Longevity is not necessarily the best measure of greatness. Just because a lot of people keep doing something, it doesn’t necessarily mean that you should either. Do one of the most common exercises in the powerlifting room, for example: the crunch.
This comprehensive core training element has been moved from the commercial gym to the gym, where countless exercisers have pumped out millions of reps in hopes of sculpting six-pack specific. But it is likely that all this effort will come to an end. Crunches are not just a good exercise.
Now that we know better, no matter how many reps you think you can crush, the path to a six-set pack isn’t with this overrated exercise, according to men’s health fitness manager Ebenezer Samuel, CSCSAnd the Matthew Forzaglia, NFPT, CPT, Founder of Forzag Fitness.
“An abdominal crunch is simply not worth it,” Samuel says. “The truth is, fitness got away from the abs crunch a long time ago because it’s not a great way to hit the abs at all.”
Why shouldn’t you do crunches?
Here are three reasons why you should stop wasting time and reps on abdominal exercises.
Crunches can strain your neck
No matter how much discipline you think you’re doing, most people lead the movement with the neck. This causes more stress in the neck muscles than it actually does, and forcing your neck to take most of the load is not ideal at all, especially when the goal is to engage your strength.
Crunches are ineffective for spinal flexion
A strong core is based on excellent spinal flexion across the entire length of the spine – from the chest to the lumbar region. Getting the abs to push into the spine in full flexion is essential to building abdominal strength. However, again, all the work your neck does during a grinding session removes any true flexion of the spine. So again, what is the point of doing these things religiously (or at all)?
Crunches are very easy
You won’t really challenge yourself in crunches until you start pumping a lot of reps, and that’s ineffective. The ideal target range should be in the 10 to 15 repetition range, which should push your abs just enough to start building the strength you’ve been working towards.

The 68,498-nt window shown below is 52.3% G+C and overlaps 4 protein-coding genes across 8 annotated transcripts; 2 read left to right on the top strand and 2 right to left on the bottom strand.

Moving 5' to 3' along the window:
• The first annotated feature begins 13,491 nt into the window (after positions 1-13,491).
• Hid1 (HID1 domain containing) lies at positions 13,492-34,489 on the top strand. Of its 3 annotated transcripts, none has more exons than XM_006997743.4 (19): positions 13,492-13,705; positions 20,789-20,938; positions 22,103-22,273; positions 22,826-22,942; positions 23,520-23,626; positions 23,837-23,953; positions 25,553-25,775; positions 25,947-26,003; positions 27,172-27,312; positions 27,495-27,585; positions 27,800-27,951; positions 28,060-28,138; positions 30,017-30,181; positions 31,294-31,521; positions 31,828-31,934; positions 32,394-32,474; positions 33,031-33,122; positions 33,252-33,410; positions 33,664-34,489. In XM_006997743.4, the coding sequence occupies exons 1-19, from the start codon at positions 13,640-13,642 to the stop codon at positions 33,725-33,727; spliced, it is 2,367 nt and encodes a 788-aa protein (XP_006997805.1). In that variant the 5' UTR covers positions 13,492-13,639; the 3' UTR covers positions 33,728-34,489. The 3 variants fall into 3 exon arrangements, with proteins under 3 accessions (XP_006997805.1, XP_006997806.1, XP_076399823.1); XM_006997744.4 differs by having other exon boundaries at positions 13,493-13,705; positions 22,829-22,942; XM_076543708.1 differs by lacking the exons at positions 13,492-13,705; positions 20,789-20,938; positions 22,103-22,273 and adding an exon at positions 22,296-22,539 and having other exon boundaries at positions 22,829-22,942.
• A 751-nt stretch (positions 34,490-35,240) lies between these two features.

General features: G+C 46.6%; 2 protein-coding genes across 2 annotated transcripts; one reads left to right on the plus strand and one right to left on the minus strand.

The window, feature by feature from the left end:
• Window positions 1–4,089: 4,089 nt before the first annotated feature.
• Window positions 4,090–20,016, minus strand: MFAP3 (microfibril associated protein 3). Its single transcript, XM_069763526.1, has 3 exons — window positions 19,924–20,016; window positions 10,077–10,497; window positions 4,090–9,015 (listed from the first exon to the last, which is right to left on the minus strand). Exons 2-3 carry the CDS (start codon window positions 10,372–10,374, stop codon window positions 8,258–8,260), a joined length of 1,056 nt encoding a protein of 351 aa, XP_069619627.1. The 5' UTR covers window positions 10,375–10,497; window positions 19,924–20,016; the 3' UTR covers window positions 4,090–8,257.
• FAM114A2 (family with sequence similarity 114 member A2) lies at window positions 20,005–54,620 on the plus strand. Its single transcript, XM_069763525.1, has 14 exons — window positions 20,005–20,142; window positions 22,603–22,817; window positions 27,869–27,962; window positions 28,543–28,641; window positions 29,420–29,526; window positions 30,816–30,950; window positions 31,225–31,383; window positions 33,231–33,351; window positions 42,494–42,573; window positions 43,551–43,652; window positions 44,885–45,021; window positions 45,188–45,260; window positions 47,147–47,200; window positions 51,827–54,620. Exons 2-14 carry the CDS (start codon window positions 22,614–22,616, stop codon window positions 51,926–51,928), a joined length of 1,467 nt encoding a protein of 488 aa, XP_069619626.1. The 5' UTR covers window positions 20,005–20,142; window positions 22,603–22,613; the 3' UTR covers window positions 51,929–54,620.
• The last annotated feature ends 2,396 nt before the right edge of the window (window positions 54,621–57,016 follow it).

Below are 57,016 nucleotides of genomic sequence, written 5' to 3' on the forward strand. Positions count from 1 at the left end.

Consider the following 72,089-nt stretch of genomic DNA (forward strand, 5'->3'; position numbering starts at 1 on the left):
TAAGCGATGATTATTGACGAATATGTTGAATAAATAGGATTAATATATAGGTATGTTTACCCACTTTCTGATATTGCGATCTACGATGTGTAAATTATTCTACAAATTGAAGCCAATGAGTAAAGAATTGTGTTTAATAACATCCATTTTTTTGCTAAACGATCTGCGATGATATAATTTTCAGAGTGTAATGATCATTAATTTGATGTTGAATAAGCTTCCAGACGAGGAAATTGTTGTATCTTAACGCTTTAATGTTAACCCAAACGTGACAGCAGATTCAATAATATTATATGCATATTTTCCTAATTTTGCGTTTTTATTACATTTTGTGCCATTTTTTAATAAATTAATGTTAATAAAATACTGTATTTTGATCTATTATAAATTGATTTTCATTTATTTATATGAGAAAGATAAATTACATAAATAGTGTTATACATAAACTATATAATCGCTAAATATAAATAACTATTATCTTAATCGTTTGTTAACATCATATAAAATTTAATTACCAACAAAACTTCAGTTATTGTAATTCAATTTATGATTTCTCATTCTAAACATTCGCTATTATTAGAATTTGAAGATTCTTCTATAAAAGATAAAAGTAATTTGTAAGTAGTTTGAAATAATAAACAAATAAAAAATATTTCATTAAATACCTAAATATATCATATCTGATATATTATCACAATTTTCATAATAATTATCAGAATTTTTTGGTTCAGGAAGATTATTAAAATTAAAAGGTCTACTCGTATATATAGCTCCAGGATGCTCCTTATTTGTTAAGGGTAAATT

“If you can lie down and do 1,000 reps, and you’ll tell me you’ve done 1,000 reps, I’ll tell you you probably don’t have six packs,” Samuel says.
3 alternatives to crunch to train your six packs
Instead of crunches, try these 3 proven alternatives to an abdominal workout.
3 sets of 8 to 10 reps
Keep your focus on bringing your glutes forward during the contraction phase of this hanging movement, and it will always bring you a solid abdominal press after the repetition, no matter which leg raise option you prefer. Positioning this movement allows you to support your core which can really allow you to work on that full six pack.
3 sets of 30 seconds endurance
Hollow grip shifts focus to isometric contractions, forcing you to maintain the desired spinal flexion without any attachment to the neck. Instead, this mode enhances the tight core control. “Imagine that you are doing the hardest part of a properly done crunch and holding that moment for 30 seconds or 45 seconds,” Samuel says. “It’s what you do on hold and that’s why it’s such a great option.”
If you really want to challenge your core in a way that crunches can’t, you’ll want to try V-up. Think of a hollow stabilizer with more spinal flexion and you’ll get a V-up. This exercise is about reaching up and creating a great deal of spinal flexion as we lead our hands and feet at the top of the movement, then return to that hollow starting position. “What I love about V-up is, like the hanging leg raise, is that we take a side of that lower-abdominal work and then [with] Forzaglia says:
Jeff Tomko is a freelance fitness writer who has written for Muscle & Fitness magazine, Men’s Fitness, and Men’s Health.